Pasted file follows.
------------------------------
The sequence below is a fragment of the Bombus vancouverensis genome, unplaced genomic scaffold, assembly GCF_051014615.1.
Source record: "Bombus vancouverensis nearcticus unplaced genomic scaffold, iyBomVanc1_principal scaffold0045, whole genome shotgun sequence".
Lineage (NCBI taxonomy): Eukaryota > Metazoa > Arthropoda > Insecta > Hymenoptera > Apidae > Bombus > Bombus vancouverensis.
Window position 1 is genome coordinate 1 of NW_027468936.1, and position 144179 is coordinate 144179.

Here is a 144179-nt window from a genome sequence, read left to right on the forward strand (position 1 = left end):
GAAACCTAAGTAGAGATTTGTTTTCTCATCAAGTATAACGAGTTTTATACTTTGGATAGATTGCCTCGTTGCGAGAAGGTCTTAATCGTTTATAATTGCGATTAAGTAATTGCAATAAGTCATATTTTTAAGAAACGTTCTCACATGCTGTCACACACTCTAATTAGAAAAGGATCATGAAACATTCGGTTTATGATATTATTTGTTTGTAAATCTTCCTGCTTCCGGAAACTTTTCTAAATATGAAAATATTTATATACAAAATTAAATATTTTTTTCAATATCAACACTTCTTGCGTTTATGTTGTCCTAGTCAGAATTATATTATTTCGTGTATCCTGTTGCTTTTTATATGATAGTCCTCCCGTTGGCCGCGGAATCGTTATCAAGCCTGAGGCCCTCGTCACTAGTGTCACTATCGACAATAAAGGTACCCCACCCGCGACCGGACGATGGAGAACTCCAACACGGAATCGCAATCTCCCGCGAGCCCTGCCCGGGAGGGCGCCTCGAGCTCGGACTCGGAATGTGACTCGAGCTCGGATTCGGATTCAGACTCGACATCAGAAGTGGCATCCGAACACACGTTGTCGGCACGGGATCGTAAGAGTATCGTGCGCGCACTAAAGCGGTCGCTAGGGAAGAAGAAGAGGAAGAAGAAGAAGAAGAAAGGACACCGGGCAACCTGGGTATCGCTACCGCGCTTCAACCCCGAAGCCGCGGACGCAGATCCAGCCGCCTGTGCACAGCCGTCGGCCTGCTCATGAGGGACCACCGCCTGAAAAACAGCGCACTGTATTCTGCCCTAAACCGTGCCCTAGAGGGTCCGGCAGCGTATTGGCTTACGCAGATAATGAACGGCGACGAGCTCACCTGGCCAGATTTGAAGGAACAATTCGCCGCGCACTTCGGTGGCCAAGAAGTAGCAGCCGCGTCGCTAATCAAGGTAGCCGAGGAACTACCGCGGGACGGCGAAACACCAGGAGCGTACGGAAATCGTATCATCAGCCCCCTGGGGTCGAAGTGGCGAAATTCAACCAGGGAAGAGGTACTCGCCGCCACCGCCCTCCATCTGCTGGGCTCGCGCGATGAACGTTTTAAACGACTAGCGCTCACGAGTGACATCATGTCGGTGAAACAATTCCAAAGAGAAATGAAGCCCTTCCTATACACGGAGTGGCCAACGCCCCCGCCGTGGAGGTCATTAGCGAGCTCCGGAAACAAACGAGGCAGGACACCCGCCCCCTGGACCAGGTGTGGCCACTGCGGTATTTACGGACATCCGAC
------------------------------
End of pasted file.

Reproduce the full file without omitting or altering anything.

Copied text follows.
The sequence below is a fragment of the Bombus vancouverensis genome, unplaced genomic scaffold, assembly GCF_051014615.1.
Source record: "Bombus vancouverensis nearcticus unplaced genomic scaffold, iyBomVanc1_principal scaffold0045, whole genome shotgun sequence".
Lineage (NCBI taxonomy): Eukaryota > Metazoa > Arthropoda > Insecta > Hymenoptera > Apidae > Bombus > Bombus vancouverensis.
Window position 1 is genome coordinate 1 of NW_027468936.1, and position 144179 is coordinate 144179.

Here is a 144179-nt window from a genome sequence, read left to right on the forward strand (position 1 = left end):
GAAACCTAAGTAGAGATTTGTTTTCTCATCAAGTATAACGAGTTTTATACTTTGGATAGATTGCCTCGTTGCGAGAAGGTCTTAATCGTTTATAATTGCGATTAAGTAATTGCAATAAGTCATATTTTTAAGAAACGTTCTCACATGCTGTCACACACTCTAATTAGAAAAGGATCATGAAACATTCGGTTTATGATATTATTTGTTTGTAAATCTTCCTGCTTCCGGAAACTTTTCTAAATATGAAAATATTTATATACAAAATTAAATATTTTTTTCAATATCAACACTTCTTGCGTTTATGTTGTCCTAGTCAGAATTATATTATTTCGTGTATCCTGTTGCTTTTTATATGATAGTCCTCCCGTTGGCCGCGGAATCGTTATCAAGCCTGAGGCCCTCGTCACTAGTGTCACTATCGACAATAAAGGTACCCCACCCGCGACCGGACGATGGAGAACTCCAACACGGAATCGCAATCTCCCGCGAGCCCTGCCCGGGAGGGCGCCTCGAGCTCGGACTCGGAATGTGACTCGAGCTCGGATTCGGATTCAGACTCGACATCAGAAGTGGCATCCGAACACACGTTGTCGGCACGGGATCGTAAGAGTATCGTGCGCGCACTAAAGCGGTCGCTAGGGAAGAAGAAGAGGAAGAAGAAGAAGAAGAAAGGACACCGGGCAACCTGGGTATCGCTACCGCGCTTCAACCCCGAAGCCGCGGACGCAGATCCAGCCGCCTGTGCACAGCCGTCGGCCTGCTCATGAGGGACCACCGCCTGAAAAACAGCGCACTGTATTCTGCCCTAAACCGTGCCCTAGAGGGTCCGGCAGCGTATTGGCTTACGCAGATAATGAACGGCGACGAGCTCACCTGGCCAGATTTGAAGGAACAATTCGCCGCGCACTTCGGTGGCCAAGAAGTAGCAGCCGCGTCGCTAATCAAGGTAGCCGAGGAACTACCGCGGGACGGCGAAACACCAGGAGCGTACGGAAATCGTATCATCAGCCCCCTGGGGTCGAAGTGGCGAAATTCAACCAGGGAAGAGGTACTCGCCGCCACCGCCCTCCATCTGCTGGGCTCGCGCGATGAACGTTTTAAACGACTAGCGCTCACGAGTGACATCATGTCGGTGAAACAATTCCAAAGAGAAATGAAGCCCTTCCTATACACGGAGTGGCCAACGCCCCCGCCGTGGAGGTCATTAGCGAGCTCCGGAAACAAACGAGGCAGGACACCCGCCCCCTGGACCAGGTGTGGCCACTGCGGTATTTACGGACATCCGAC